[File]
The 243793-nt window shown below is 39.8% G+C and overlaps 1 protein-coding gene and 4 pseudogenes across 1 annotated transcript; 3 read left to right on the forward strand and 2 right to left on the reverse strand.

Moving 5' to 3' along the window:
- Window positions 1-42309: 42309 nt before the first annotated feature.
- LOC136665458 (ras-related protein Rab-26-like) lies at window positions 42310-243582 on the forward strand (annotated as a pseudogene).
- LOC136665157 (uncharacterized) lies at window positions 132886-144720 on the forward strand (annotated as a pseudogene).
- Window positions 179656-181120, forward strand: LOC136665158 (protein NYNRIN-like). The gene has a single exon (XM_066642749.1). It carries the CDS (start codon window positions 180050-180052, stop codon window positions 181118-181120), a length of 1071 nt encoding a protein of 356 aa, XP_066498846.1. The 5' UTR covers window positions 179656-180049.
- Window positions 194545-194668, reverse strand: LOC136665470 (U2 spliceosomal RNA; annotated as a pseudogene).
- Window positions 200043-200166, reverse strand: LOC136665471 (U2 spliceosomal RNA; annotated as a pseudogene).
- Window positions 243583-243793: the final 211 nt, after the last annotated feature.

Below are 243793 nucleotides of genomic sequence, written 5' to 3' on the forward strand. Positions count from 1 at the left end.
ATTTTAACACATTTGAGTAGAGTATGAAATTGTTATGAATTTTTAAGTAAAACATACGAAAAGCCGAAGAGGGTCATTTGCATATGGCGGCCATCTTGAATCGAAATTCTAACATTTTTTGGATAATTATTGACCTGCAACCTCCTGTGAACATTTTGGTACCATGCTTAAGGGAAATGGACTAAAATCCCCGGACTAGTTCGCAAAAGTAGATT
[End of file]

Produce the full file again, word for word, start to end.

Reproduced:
The 243793-nt window shown below is 39.8% G+C and overlaps 1 protein-coding gene and 4 pseudogenes across 1 annotated transcript; 3 read left to right on the forward strand and 2 right to left on the reverse strand.

Moving 5' to 3' along the window:
- Window positions 1-42309: 42309 nt before the first annotated feature.
- LOC136665458 (ras-related protein Rab-26-like) lies at window positions 42310-243582 on the forward strand (annotated as a pseudogene).
- LOC136665157 (uncharacterized) lies at window positions 132886-144720 on the forward strand (annotated as a pseudogene).
- Window positions 179656-181120, forward strand: LOC136665158 (protein NYNRIN-like). The gene has a single exon (XM_066642749.1). It carries the CDS (start codon window positions 180050-180052, stop codon window positions 181118-181120), a length of 1071 nt encoding a protein of 356 aa, XP_066498846.1. The 5' UTR covers window positions 179656-180049.
- Window positions 194545-194668, reverse strand: LOC136665470 (U2 spliceosomal RNA; annotated as a pseudogene).
- Window positions 200043-200166, reverse strand: LOC136665471 (U2 spliceosomal RNA; annotated as a pseudogene).
- Window positions 243583-243793: the final 211 nt, after the last annotated feature.

Below are 243793 nucleotides of genomic sequence, written 5' to 3' on the forward strand. Positions count from 1 at the left end.
ATTTTAACACATTTGAGTAGAGTATGAAATTGTTATGAATTTTTAAGTAAAACATACGAAAAGCCGAAGAGGGTCATTTGCATATGGCGGCCATCTTGAATCGAAATTCTAACATTTTTTGGATAATTATTGACCTGCAACCTCCTGTGAACATTTTGGTACCATGCTTAAGGGAAATGGACTAAAATCCCCGGACTAGTTCGCAAAAGTAGATT